Inside Tips On Outdoor Kitchens

    Outdoor kitchens make dining al fresco at home more appealing than ever. A rebounding trend in outdoor living reveals more and more properties feature outdoor kitchens that once were the province of only the very wealthy.

    Today, moving the home’s indoor central meeting place outdoors creates an open-air living space that’s both accessible and inviting as any indoor room. Great for gatherings and socializing, having a kitchen and dining area outdoors also eliminates some of the indoor mess and hassle of food preparation and makes for a more inclusive cooking experience.

    You can create outdoor living space that is an organic part of your yard or a discrete, open-air self-standing room or suite for your home. With features ranging from simple and functional to more extravagant, an outdoor kitchen investment comes with a return that’s at least equal to a major kitchen remodel – 80 percent or more.

    Talk to your real estate agent about the return on your investment in an outdoor kitchen in your specific neighborhood. If you are enterprising, hands-on and have budget constraints, you can put ideas into play yourself. If you need a truly professional look, hire a contractor to design and build the area.

    Here are a few elements to keep in mind when crafting your outdoor living space:

    Outdoor kitchen appliances

    Durability is paramount for any outdoor appliance and should be a primary concern, especially if you live in a harsh climate (cold, wet, dry or hot), even if you cover your appliances in inclement weather. Cooking fuels are commonly gas or charcoal, but outdoor kitchens can incorporate a wood-burning oven, outdoor fireplace, or a fire pit.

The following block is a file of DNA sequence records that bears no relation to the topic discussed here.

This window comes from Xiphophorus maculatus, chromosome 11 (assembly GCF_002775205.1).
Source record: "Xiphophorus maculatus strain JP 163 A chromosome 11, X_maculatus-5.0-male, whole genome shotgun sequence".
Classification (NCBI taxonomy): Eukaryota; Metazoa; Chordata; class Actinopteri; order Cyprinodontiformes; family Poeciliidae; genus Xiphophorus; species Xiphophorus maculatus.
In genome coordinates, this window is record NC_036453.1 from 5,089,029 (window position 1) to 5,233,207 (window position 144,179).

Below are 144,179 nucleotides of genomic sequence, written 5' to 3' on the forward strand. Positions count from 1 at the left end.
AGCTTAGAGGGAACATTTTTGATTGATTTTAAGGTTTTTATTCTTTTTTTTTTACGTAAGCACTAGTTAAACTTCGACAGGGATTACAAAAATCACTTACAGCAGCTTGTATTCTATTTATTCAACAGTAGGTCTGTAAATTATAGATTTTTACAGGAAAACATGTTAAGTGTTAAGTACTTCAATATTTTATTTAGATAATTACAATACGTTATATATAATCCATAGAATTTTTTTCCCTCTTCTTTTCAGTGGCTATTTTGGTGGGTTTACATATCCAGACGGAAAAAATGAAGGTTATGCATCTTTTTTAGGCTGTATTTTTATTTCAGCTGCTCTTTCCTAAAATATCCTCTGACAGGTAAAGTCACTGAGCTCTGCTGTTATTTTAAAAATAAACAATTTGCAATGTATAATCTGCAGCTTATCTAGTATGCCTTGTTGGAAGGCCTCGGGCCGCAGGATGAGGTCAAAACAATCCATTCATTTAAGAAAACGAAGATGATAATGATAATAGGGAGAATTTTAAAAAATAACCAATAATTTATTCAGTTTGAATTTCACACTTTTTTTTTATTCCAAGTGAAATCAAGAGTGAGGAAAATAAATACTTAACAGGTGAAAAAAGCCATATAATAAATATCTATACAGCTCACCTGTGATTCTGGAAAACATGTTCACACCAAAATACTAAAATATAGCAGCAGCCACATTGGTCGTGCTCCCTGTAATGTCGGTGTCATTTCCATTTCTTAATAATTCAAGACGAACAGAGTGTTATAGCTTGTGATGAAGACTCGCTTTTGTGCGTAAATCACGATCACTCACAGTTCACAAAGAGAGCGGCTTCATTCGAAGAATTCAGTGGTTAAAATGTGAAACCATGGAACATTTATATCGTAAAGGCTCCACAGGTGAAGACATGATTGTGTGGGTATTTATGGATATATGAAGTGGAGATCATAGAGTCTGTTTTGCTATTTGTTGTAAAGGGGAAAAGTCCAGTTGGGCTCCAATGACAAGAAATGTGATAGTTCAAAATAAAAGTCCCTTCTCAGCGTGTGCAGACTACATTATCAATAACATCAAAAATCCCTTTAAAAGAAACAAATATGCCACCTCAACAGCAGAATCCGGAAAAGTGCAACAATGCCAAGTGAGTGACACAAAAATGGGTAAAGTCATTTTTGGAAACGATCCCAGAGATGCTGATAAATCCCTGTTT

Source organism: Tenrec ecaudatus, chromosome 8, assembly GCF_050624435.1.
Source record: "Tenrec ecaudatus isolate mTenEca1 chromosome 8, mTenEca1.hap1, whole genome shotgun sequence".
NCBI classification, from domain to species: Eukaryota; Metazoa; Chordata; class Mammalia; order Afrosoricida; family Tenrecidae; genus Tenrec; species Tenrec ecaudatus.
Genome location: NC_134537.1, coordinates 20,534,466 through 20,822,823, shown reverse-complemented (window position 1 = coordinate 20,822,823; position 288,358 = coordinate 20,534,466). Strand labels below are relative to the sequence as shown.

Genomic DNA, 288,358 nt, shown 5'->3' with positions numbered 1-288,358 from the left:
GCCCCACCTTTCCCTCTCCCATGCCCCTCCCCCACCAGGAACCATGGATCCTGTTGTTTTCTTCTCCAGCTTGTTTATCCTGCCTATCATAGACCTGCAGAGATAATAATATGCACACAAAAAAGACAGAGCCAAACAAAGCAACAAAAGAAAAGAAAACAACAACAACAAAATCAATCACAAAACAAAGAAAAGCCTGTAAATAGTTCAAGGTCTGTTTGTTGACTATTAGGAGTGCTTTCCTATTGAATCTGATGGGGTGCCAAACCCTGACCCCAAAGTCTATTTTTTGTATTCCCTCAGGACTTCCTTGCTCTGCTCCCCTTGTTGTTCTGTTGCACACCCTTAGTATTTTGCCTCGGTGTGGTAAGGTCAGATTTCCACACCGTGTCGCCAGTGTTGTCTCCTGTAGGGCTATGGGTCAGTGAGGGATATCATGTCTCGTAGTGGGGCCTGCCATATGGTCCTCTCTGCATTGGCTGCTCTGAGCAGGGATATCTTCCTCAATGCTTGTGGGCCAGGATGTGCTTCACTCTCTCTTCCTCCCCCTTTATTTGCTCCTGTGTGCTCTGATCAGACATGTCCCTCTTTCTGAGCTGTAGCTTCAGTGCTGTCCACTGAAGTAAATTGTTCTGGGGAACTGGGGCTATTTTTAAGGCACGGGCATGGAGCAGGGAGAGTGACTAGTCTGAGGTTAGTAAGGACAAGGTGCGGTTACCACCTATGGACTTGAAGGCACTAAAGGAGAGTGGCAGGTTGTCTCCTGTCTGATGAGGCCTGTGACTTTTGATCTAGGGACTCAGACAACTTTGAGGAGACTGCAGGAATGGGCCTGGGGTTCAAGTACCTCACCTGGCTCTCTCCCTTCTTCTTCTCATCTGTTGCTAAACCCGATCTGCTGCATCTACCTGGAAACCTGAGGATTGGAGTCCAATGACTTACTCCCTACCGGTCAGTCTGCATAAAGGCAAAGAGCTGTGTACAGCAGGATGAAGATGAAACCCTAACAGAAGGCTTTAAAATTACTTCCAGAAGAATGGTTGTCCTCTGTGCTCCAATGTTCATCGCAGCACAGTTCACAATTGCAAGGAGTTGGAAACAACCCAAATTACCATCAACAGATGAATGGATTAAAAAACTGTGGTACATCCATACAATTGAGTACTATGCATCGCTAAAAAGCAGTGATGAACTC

Barbecue fans might opt to include a smoker or mesquite grill. Higher end outdoor kitchens often include ample counter top space, drawers and cabinets for storage, as well as a sink, and refrigeration. Existing utility connections could narrow your choices, but you can run a natural gas line to the outdoor kitchen. Adequate plumbing pressure is a must in order to accommodate hot and cold running water.

    Outdoor kitchen living space

    The living space that frames your appliances helps set the tone for outdoor living.

    If you have an existing deck or patio, you could develop that space into a living area. If you install an island and bar area with stools or opt for a simple outdoor dining set, consider protecting your space from the elements, just as you would your appliances.

    Some kitchens incorporate a roof, covered archway or pergola; others could need only an ample patio umbrella to also protect diners from weather. Special roofs and over coverings can allow you to cook outdoors year round – even in inclement weather.

    Outdoor kitchen flow

    To build functionality into your outdoor kitchen, consider the flow of space just as you would your indoor entertaining areas. Keep your cooking area accessible to your indoor kitchen, when possible, to experience less running around with dishes and ingredients you keep inside the home.

    Put seating near your cooking area, but not so near as to interrupt the flow of the chef.

    Outdoor kitchen ambiance

    Keep lighting in mind when it comes to evenings. It’s a lovely time to relax outside after the sun goes down, and inviting lighting enhances the experience. Create a mood with built in lighting and strands of hanging lights. Gas and traditional tiki torches are an option that maintains that outdoorsy atmosphere.

    Overall, the design of your outdoor kitchen should compliment your home, especially adjacent areas.

    WRITTEN BY REALTY TIMES STAFF

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